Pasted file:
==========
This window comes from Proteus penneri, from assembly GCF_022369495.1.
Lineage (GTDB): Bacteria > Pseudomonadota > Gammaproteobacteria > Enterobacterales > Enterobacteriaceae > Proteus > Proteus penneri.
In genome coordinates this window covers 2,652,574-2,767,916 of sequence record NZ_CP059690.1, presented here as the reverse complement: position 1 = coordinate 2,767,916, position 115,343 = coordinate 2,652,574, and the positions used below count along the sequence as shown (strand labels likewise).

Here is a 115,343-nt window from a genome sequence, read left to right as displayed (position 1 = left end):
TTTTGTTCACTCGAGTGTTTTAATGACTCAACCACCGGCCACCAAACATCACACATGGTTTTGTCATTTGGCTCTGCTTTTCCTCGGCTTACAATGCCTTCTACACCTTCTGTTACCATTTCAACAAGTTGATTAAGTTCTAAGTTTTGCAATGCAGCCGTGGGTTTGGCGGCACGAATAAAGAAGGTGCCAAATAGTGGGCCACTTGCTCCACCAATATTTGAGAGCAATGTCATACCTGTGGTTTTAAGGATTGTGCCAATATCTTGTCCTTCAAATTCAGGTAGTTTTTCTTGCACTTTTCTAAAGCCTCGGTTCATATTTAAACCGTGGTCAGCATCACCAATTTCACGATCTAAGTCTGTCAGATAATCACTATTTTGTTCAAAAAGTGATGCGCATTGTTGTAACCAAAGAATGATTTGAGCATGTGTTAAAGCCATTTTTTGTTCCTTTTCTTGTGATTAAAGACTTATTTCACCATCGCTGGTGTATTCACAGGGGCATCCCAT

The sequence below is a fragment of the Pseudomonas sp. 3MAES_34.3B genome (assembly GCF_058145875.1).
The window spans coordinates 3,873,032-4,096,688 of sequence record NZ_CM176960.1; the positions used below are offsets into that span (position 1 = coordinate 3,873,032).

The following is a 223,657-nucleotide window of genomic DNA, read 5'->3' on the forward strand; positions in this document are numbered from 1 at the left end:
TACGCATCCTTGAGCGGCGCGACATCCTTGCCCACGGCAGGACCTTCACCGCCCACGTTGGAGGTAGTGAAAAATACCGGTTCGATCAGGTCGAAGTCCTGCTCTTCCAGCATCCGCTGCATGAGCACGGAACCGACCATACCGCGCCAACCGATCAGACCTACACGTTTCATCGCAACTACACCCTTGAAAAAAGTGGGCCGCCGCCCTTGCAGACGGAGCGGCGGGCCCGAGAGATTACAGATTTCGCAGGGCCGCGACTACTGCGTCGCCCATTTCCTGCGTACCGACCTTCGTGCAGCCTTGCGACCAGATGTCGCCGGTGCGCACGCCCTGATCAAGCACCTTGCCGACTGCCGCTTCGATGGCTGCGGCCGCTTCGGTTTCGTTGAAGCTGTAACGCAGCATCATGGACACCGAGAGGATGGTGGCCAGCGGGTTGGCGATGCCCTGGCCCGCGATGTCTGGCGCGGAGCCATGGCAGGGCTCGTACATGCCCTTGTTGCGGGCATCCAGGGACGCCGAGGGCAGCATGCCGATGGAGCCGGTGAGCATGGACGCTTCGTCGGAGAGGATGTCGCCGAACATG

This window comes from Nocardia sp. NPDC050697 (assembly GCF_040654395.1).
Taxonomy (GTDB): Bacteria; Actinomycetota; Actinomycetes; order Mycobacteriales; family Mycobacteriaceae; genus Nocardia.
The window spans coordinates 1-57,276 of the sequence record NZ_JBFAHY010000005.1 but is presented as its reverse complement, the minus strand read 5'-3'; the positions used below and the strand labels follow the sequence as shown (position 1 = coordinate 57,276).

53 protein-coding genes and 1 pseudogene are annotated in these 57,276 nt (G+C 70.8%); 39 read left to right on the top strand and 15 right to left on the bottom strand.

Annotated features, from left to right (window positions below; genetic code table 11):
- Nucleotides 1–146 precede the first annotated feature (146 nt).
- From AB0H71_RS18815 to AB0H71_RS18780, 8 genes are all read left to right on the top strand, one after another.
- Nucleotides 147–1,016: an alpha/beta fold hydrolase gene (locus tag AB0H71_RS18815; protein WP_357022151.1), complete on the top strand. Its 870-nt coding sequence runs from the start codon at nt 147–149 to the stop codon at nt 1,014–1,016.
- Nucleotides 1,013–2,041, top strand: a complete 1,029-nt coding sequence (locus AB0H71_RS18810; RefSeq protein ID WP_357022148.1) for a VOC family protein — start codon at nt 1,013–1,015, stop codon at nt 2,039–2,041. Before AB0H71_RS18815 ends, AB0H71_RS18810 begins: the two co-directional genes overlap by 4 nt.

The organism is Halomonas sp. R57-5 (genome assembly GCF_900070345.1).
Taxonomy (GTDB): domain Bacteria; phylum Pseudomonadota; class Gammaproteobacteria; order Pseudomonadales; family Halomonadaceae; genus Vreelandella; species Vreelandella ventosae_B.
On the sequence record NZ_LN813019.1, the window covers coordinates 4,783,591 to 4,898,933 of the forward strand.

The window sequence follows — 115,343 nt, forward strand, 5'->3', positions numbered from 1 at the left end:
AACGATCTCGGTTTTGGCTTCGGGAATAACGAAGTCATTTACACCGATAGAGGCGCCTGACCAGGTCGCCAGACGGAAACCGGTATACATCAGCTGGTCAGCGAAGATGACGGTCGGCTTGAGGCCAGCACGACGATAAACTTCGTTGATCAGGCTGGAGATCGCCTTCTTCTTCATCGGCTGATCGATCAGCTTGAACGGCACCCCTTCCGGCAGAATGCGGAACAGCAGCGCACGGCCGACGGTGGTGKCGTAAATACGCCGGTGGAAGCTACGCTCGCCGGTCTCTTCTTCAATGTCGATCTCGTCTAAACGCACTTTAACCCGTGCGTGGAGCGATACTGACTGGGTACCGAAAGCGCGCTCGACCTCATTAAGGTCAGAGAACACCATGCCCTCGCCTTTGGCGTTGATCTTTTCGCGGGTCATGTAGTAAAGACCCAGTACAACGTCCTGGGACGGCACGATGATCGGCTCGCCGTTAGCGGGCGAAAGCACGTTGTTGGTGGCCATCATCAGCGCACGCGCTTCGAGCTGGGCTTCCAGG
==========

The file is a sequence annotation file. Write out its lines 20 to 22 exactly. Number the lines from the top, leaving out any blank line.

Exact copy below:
Taxonomy (GTDB): domain Bacteria; phylum Pseudomonadota; class Gammaproteobacteria; order Pseudomonadales; family Halomonadaceae; genus Vreelandella; species Vreelandella ventosae_B.
On the sequence record NZ_LN813019.1, the window covers coordinates 4,783,591 to 4,898,933 of the forward strand.

The window sequence follows — 115,343 nt, forward strand, 5'->3', positions numbered from 1 at the left end: